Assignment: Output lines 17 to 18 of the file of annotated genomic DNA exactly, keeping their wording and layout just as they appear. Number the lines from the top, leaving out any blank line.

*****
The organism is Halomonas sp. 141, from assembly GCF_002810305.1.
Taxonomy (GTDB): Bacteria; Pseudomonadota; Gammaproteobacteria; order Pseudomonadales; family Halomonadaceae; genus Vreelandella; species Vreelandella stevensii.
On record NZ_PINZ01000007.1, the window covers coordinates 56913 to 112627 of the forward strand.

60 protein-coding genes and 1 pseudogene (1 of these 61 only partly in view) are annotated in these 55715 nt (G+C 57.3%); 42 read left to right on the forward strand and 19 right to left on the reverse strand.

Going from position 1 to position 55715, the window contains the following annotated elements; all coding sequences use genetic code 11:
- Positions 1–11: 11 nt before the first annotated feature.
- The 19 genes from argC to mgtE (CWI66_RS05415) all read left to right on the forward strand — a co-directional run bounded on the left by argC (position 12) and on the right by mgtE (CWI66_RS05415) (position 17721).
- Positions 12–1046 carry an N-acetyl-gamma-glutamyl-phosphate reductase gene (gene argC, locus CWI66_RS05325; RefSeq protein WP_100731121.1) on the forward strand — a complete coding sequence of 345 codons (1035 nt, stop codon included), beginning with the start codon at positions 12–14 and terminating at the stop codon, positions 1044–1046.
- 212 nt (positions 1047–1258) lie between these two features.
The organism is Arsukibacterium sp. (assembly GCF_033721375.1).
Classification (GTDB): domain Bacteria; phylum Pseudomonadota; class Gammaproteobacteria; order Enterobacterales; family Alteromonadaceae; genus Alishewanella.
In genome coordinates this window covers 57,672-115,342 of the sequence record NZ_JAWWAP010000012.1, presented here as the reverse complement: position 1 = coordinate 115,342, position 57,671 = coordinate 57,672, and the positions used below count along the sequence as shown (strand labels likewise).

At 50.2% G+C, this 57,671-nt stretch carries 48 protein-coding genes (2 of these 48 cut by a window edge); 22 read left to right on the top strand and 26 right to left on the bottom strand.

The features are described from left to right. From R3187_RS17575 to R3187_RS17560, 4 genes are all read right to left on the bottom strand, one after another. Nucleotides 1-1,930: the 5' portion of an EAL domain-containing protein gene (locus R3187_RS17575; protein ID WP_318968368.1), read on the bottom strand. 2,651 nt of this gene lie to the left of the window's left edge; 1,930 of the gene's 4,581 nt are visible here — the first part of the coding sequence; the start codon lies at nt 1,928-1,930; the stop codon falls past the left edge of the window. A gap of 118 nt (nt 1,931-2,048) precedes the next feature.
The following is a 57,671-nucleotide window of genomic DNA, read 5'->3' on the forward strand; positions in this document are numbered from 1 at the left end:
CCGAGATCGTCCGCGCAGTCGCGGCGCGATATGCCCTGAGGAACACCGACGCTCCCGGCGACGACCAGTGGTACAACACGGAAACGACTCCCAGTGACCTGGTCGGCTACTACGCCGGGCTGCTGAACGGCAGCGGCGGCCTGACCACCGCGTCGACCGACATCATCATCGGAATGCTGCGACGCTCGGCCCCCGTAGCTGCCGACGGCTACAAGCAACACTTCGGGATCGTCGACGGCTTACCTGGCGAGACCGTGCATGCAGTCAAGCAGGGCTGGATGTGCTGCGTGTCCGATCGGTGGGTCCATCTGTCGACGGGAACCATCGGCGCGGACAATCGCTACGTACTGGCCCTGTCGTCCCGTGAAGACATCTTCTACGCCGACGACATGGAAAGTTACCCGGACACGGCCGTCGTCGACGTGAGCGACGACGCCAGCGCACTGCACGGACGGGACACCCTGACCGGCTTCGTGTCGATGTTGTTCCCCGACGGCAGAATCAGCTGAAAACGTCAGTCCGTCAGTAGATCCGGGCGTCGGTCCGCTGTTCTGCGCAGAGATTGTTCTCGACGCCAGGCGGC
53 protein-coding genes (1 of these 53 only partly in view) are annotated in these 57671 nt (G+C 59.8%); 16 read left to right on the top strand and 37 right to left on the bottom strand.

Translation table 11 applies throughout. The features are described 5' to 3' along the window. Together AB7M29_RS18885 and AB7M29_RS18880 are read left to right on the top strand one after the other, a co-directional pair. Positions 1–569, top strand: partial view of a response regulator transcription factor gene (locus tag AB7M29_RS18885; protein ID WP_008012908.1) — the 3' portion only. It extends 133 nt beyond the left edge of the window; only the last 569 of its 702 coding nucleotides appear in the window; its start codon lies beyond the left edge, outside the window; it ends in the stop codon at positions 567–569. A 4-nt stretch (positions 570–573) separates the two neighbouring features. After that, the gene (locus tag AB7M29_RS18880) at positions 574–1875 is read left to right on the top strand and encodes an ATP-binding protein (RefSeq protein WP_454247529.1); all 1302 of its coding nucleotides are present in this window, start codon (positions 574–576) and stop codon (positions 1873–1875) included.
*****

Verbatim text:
53 protein-coding genes (1 of these 53 only partly in view) are annotated in these 57671 nt (G+C 59.8%); 16 read left to right on the top strand and 37 right to left on the bottom strand.

Translation table 11 applies throughout. The features are described 5' to 3' along the window. Together AB7M29_RS18885 and AB7M29_RS18880 are read left to right on the top strand one after the other, a co-directional pair. Positions 1–569, top strand: partial view of a response regulator transcription factor gene (locus tag AB7M29_RS18885; protein ID WP_008012908.1) — the 3' portion only. It extends 133 nt beyond the left edge of the window; only the last 569 of its 702 coding nucleotides appear in the window; its start codon lies beyond the left edge, outside the window; it ends in the stop codon at positions 567–569. A 4-nt stretch (positions 570–573) separates the two neighbouring features. After that, the gene (locus tag AB7M29_RS18880) at positions 574–1875 is read left to right on the top strand and encodes an ATP-binding protein (RefSeq protein WP_454247529.1); all 1302 of its coding nucleotides are present in this window, start codon (positions 574–576) and stop codon (positions 1873–1875) included.